Vast amount of sludge with low solids content and poor dewaterability requiring appropriate disposal is generated (especially in low density treatment). The long-term stability of sludge and possible re-release of metals is a specific concern. (Kalin et al. 2006, DWA 2013) Thus, the sludge treatment and disposal costs may be ca. an order of magnitude higher than the capital and chemical costs (Simate & Ndlovu 2014).
Innovative methods proposed for the utilization of sludge generated in AMD alkaline treatment include production of building materials from the inorganic content of sludge and the use of dried sludge as low-cost adsorbent to remove phosphorus from agricultural or municipal wastewaters (sludge containing iron and/or aluminium hydroxide precipitates). (Simate & Ndlovu 2014)
The choice of most suitable alkaline treatment (the reagent used and the specific process configuration) depends on the characteristics of chemical supply, such as transportation need, required storage and dosing equipment, requirements for chemical handling due to possible classification, availability and cost as well as the efficiency of the selected alkaline agent. (Taylor et al. 2005, Trumm 2010)
The properties of the mine water have an effect on the process parameters of alkaline treatment. Especially, the presence of multiple metals with different precipitation properties emphasizes the importance of pH control. (Kalin et al. 2006) Other factors related to water and site characteristics include:
- solids content,
- flow rate,
- ionic strength,
- redox potential,
- concentrations of suitable complexing agents (e.g. humic substances) and
- interactions of the precipitated solids
- available land area
Aube, B. 2004. The Science of Treating Acid Mine Drainage and Smelter Effluents. InfoMine – Your Global Mining Resource. http://www.infomine.com/publications/docs/Aube.pdf
Costello, C. 2003. Acid Mine Drainage: Innovative Treatment Technologies. U.S. Environmental Protection Agency.
DWA 2013. Feasibility Study for a Long-term Solution to Address the Acid Mine Drainage Associated with the East, Central and West Rand Underground Mining Basins. Treatment Technology Options. Study Report No.5.4. Third draft.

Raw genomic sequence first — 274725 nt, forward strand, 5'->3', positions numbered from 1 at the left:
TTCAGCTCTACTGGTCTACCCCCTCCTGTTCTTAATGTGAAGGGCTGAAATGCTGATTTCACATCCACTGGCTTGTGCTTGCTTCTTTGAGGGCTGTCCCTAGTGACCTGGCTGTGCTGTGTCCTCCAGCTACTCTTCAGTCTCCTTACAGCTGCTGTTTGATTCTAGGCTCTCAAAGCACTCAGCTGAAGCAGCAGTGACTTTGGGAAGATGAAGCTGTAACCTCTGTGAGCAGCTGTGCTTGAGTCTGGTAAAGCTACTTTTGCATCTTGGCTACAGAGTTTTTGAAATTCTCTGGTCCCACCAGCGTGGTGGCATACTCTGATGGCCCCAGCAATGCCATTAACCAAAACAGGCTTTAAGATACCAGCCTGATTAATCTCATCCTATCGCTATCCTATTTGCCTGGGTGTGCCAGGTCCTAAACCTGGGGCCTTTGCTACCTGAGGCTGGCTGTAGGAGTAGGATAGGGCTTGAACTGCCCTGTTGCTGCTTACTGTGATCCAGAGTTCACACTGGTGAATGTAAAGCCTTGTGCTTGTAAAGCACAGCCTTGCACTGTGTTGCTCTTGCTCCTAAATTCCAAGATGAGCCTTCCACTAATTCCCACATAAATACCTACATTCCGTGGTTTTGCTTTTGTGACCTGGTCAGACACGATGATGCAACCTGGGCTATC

Johnson, D.B. & Hallberg, K.B. 2005. Acid mine drainage remediation options: a review. Science of the Total Environment 338: 3–14.
Kalin, M., Fyson, A. & Wheeler, W.N. 2006. The chemistry of conventional and alternative treatment systems for the neutralization of acid mine drainage. Science of the Total Environment 366:395–408.
Kauppila, P., Räisänen, M.L. & Myllyoja, S. 2011. Best Environmental Practices in Metal Ore Mining. Finnish Environment 29 en/2011.
Koide, R., Tokoro, C., Murakami, S., Adachi, T. & Takahashi, A. 2012. A Model for Prediction of Neutralizer Usage and Sludge Generation in the Treatment of Acid Mine Drainage from Abandoned Mines: Case Studies in Japan. Mine Water Environ 31:287–296
Nodwell, M., Kratochvil, D., Sanguinetti, D. & Consigny, A. 2012. Reduction of water treatment costs through ion exchange preconcentration of metals while maintaining strict effluent standards. 51st Annual Conference of Metallurgists (COM 2012). Niagara Falls, ON, September 30 to October 3, 2012.
Simate, G.S. & Ndlovu, S. 2014. Acid mine drainage: Challenges and opportunities. Journal of Environmental Chemical Engineering, 2:1785-1803.
Taylor, J., Pape, S. & Murphy, N. 2005. A Summary of Passive and Active Treatment Technologies for Acid and Metalliferous Drainage (AMD). Prepared for the Australian Centre for Minerals Extension and Research (ACMER)
Trumm, D. 2010. Selection of active and passive treatment systems for AMD flow charts for New Zealand conditions. New Zealand Journal of Geology and Geophysics. 53:195-210.